The oral mucosa may appear dry and red with minimal saliva pooling under the tongue, the saliva may be
thick, frothy, and sticky, or the tongue may be coated and white. In some cases, a biopsy may be taken or
blood tests ordered to rule out a diagnosis of Sjgren syndrome. Although salivary flow is not routinely
measured, this may be performed as part of the evaluation.
How do we treat xerostomia and hyposalivation?
There are many ways to treat dry mouth symptoms. Staying well-hydrated by drinking an adequate amount of
water daily is a simple and effective way to treat this, and something you can easily do for yourself. Alcoholic
and caffeinated beverages should be avoided or minimized as they cause dehydration. If you have trouble
with food getting stuck in your throat, it is helpful to always drink water with your meals, to avoid dense foods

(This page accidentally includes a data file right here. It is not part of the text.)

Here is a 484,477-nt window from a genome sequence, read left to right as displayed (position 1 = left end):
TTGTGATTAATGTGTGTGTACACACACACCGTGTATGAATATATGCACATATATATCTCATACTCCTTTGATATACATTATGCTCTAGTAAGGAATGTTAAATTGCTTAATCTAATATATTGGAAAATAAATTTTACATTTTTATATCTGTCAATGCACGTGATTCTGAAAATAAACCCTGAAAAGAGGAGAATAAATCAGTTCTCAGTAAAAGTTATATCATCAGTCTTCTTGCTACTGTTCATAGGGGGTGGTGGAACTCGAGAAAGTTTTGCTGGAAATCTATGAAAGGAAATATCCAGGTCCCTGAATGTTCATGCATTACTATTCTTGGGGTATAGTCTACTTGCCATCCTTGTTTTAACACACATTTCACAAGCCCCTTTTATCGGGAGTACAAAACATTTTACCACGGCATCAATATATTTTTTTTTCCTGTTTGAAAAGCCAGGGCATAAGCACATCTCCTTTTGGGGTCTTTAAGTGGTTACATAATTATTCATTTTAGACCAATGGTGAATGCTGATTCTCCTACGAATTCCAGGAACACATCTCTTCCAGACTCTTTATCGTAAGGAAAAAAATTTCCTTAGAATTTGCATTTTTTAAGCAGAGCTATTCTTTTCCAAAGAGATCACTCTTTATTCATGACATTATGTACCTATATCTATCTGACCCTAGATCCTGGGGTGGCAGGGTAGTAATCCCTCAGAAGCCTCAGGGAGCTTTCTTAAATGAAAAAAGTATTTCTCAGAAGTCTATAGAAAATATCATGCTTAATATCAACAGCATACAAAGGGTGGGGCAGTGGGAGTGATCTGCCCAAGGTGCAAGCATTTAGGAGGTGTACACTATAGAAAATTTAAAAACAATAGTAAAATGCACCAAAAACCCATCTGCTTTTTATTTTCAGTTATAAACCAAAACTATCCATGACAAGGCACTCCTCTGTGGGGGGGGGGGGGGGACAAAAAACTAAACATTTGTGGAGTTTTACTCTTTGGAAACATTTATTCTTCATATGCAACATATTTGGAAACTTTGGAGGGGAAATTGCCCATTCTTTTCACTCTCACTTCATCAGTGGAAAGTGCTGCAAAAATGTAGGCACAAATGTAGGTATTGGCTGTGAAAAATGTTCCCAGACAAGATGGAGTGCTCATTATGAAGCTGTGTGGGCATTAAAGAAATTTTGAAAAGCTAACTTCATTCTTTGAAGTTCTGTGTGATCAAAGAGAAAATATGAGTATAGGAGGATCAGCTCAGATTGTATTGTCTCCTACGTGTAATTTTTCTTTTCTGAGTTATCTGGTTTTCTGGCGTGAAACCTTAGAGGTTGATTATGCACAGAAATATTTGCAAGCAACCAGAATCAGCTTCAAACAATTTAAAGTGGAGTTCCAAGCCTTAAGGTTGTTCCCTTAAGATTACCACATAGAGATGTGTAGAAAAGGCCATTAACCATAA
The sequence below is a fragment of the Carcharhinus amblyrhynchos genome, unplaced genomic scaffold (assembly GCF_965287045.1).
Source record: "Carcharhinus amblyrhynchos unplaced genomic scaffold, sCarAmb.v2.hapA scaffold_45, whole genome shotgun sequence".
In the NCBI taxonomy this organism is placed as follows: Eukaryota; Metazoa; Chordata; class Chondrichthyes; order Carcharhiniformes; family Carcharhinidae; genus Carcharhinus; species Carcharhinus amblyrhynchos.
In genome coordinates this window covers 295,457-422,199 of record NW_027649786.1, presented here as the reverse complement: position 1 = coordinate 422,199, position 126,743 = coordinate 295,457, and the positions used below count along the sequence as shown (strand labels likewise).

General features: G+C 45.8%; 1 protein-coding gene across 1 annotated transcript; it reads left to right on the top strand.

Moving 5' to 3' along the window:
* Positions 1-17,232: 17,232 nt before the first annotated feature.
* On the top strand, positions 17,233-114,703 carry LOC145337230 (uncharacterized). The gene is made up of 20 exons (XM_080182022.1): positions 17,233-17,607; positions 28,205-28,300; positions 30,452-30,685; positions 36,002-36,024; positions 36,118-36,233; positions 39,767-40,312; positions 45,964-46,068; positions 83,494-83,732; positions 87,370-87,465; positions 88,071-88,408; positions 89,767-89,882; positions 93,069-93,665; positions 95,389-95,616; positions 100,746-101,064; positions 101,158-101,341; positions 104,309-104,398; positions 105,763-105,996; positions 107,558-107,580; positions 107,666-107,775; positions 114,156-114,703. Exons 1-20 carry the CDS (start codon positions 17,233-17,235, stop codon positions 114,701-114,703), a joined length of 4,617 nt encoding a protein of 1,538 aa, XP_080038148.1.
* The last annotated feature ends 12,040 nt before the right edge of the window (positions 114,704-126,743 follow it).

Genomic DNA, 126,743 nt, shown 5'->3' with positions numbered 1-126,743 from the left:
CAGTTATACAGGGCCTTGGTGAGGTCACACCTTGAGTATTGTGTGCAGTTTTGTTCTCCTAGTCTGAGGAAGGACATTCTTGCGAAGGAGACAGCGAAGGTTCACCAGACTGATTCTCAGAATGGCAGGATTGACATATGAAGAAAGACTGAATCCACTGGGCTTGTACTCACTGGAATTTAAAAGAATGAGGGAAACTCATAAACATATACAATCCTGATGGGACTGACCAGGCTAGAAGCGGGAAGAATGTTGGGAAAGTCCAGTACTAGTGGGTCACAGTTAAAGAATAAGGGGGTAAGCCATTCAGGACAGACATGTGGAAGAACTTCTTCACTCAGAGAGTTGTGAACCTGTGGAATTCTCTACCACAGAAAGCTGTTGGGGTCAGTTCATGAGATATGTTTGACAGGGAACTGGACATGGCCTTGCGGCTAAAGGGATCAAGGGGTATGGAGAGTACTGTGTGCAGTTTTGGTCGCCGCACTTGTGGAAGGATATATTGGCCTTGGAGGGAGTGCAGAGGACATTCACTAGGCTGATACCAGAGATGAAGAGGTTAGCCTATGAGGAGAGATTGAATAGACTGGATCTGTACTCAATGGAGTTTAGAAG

like rice and bread, and to cut meat into small pieces and chew well before swallowing. The use of sugar-free
or xylitol-containing gum and hard candy may be helpful in stimulating the salivary glands to produce more
saliva. While there are a number of dry mouth products commercially available, the Biotene products are
generally well-liked by patients and effective, and can be ordered by your local pharmacist without a
Division of Oral Medicine and Dentistry, Brigham and Womens Hospital, 75 Francis Street, Boston, MA 02115, (617) 732-6570

prescription. Many patients find the mouthwash refreshing and the Oral Balance gel can be effective in
providing symptomatic relief.
In some cases, your doctor may prescribe a medication that works by stimulating the salivary glands to
produce more saliva, such as Salagen or Evoxac. These medications are taken three times a day, before
meals, and in some cases may take several weeks before their full benefit is felt. Although uncommon, some
patients may experience excessive sweating or rarely, an upset stomach, with these medications. You will not
be able to take this medication if you have uncontrolled asthma, narrow-angle glaucoma, or obstructive
pulmonary disease.
It is important to try to prevent cavities and yeast infections, two common side-effects of dry mouth. You